Message of the Management Committee 2018
Summary of the highlights and challenges in 2018
Since 2011 La Maison de Tara has been working to create a supportive community in Geneva for people at the end of life and their loved ones. Our many well-trained volunteers are the pillars of this community. They are Geneva citizens who have developed not only the skills and practical knowledge needed for their commitment to Tara but also, in the wider sense, to the society in which they live.
In order to strengthen this fundamental volunteer pillar, in 2018 we decided to intensify our recruitement activities with two main aims: naturally, the first was to ensure adequate volunteer coverage for the hospice in the years to come, but equally important, was to serve the community through the training of future caregivers.
2018 was the year when we truly identified the huge gift of time that our volunteers make to the hospice: 39,000 hours per year.
As part of the more active recruitment process we decided to approach directly a variety of organisations, commercial enterprises, legal firms, and other participants in the Geneva economy. This enables us to make the work of La Maison de Tara more widely known and to highlight to employers their responsability to society and the advantage of having staff who are trained in ‘savoir-être’. Indeed, the qualities of empathy and emotional intelligence acquired are of daily value both to employers and employees in the professional and private sphere. This new approach is beginning to bear fruit and we have been very pleased to find that the organizations have been very open to our proposals.
This more proactive approach fits perfectly into the reorientation of our fund-raising strategy which highlights our educational mission and has already been successful.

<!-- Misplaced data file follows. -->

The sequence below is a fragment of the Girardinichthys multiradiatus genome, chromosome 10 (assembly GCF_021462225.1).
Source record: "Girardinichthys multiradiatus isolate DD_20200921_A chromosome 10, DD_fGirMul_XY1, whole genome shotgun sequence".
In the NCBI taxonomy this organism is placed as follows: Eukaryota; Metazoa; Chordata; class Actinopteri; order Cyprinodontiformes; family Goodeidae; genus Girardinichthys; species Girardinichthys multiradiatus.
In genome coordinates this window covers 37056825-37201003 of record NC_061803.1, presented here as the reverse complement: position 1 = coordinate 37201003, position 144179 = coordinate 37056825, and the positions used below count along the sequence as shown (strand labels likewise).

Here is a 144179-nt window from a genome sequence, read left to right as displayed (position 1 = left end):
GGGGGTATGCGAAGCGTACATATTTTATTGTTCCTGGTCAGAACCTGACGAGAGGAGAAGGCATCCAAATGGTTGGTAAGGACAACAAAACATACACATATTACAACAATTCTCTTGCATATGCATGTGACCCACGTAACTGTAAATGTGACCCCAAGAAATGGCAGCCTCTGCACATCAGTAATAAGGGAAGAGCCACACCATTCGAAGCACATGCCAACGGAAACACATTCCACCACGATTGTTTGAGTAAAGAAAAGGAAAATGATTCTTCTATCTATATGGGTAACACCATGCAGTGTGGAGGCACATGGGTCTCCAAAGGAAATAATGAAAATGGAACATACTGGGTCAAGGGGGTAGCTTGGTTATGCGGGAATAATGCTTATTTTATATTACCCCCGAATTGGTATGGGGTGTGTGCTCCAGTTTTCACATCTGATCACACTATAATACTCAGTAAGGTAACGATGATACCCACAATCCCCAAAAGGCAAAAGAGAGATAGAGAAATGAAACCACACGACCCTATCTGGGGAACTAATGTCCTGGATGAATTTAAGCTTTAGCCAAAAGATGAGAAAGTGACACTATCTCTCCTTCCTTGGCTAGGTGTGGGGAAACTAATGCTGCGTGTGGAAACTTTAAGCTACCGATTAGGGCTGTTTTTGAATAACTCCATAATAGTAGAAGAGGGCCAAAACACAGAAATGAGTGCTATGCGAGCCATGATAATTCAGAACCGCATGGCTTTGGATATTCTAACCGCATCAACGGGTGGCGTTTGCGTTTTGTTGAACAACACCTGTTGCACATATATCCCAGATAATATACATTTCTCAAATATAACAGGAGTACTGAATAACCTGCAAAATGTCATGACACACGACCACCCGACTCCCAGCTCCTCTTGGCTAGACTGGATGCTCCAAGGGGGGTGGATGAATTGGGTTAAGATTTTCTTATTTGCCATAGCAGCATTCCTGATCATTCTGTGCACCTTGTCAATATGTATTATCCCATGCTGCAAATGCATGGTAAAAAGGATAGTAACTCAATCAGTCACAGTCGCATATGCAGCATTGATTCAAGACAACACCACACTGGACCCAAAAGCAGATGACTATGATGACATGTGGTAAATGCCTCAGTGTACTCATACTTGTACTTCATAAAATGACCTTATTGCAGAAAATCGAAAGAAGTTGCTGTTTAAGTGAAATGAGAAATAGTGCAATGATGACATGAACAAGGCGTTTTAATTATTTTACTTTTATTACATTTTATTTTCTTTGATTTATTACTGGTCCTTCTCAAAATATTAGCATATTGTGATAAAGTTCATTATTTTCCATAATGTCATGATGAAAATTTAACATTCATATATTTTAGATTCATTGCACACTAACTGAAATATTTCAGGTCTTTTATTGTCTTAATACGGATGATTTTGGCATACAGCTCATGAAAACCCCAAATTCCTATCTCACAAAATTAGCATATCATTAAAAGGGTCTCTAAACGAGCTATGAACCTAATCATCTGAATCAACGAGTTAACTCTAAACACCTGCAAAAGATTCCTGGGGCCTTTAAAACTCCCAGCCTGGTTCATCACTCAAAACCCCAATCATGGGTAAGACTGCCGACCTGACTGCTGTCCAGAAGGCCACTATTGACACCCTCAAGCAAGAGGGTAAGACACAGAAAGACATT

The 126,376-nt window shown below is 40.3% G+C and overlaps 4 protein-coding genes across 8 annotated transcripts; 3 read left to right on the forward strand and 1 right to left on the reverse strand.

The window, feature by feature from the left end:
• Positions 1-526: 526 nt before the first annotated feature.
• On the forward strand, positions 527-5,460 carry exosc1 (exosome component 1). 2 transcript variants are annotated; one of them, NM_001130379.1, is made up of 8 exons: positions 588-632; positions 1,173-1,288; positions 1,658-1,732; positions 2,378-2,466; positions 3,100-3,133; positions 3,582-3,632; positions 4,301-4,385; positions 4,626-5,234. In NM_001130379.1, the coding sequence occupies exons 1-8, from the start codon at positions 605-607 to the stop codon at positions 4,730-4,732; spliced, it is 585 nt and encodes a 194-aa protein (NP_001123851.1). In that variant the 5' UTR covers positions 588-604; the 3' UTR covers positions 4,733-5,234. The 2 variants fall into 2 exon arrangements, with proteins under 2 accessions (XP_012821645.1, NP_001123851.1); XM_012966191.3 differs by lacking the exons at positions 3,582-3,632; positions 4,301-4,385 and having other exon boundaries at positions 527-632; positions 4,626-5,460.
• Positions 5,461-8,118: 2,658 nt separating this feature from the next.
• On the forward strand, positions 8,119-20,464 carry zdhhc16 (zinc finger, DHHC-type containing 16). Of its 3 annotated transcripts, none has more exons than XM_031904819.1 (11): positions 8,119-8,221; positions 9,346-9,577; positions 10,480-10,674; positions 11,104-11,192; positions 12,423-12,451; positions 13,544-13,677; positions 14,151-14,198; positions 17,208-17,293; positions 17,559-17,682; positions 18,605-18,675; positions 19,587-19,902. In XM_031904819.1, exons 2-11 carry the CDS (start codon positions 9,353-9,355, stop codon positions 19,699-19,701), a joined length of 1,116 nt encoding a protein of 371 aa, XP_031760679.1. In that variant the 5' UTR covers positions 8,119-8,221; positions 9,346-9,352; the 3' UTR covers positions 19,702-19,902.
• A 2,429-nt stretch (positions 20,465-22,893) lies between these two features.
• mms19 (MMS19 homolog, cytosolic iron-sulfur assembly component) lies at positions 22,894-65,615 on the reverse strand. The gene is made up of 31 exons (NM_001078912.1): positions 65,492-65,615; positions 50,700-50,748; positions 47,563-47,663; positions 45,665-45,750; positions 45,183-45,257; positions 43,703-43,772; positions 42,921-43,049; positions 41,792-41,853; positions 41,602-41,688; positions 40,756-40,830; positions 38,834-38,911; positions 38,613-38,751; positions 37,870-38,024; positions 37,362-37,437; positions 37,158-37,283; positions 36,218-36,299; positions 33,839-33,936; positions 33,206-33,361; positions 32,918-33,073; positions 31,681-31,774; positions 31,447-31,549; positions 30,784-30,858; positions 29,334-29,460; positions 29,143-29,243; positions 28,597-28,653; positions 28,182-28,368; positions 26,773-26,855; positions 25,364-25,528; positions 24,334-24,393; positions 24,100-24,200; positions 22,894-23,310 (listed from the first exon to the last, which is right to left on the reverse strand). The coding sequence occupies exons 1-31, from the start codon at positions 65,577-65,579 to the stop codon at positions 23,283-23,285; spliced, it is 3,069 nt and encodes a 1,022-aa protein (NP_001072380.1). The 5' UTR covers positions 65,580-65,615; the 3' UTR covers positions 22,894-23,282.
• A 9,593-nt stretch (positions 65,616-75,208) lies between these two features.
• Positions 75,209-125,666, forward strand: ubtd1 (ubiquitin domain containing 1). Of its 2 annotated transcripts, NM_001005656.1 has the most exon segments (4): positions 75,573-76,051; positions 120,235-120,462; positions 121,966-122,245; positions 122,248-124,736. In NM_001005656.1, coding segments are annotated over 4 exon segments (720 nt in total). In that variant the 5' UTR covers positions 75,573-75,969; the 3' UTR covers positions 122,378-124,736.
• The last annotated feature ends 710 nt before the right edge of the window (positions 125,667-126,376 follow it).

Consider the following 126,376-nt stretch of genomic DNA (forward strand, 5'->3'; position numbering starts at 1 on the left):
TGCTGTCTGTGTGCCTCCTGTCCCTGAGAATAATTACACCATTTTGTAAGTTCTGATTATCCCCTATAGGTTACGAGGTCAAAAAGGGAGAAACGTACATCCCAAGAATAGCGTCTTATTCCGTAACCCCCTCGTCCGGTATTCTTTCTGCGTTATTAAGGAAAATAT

The repositioning of our double mission of accompagnying persons at the end of life and the training of volunteers/care-givers has led to significant support from new donors, as well as additional support from those of long-standing.
In June 2018 the Television Suisse Romande, in its programme 36,9°, dedicated a superb report on our work which had a positive and rapid impact on the number of new volunteers. And during the year, within the framework of continuing education of our salaried and voluntary personnel, we had the privilege to benefit from the knowledge and advice of two specialists in the area of palliative care.
Firstly, Dr Christophe Fauré led two days at Webster University on the theme: Living bereavement from day to day – understanding how to better accompany. Dr Fauré, a highly reputed psychiatrist and psychotherapist who has practised palliative care in Paris for the last 25 years, is regarded as a reference expert in bereavement and personal tragedy.
Four times during the year we welcomed visitors wishing to learn more about La Maison de Tara with the aim of duplicating its model in Switzerland and elsewhere. Two such visitors
decided to follow the volunteer training programme in order to absorb the spirit and ethos of the hospice.
For the first time, a student from the neighbouring Ecole Moser undertook a graduation study of the hospice, after spending many Saturdays as a volunteer during the 2017/18 scholastic year.This 17-year-old student accomplished extraordinary work both with her written report and her volunteer activities.
Following the presentation of a poster on Areas of volunteer discomfort at La Maison de Tara during the 4th International Francophone Conference of Palliative Care in Geneva 2017, one of our volunteers was invited to present the same theme at the 11th Journée Lorraine de soins palliatifs in France.
And then in November, the Présidente was invited to speak on the role of volunteers in palliative care during the International Symposium of Experts on Palliative Care organized by the French Ministry of Health in Paris.
In summary, 2018 saw a major effort to promote the sustainability not only of the financial situation of La Maison de Tara but also the flow of trained volunteers. In 2019, we will continue to maintain a particular focus on these critical aspects so that the hospice can become a model which could be followed in Geneva and elsewhere in Switzerland. In this way, we can facilitate other « communities of support » to see the light of day and to embody social solidarity for the benefit of increasing numbers of people.
Translation from the 2018 Annual Report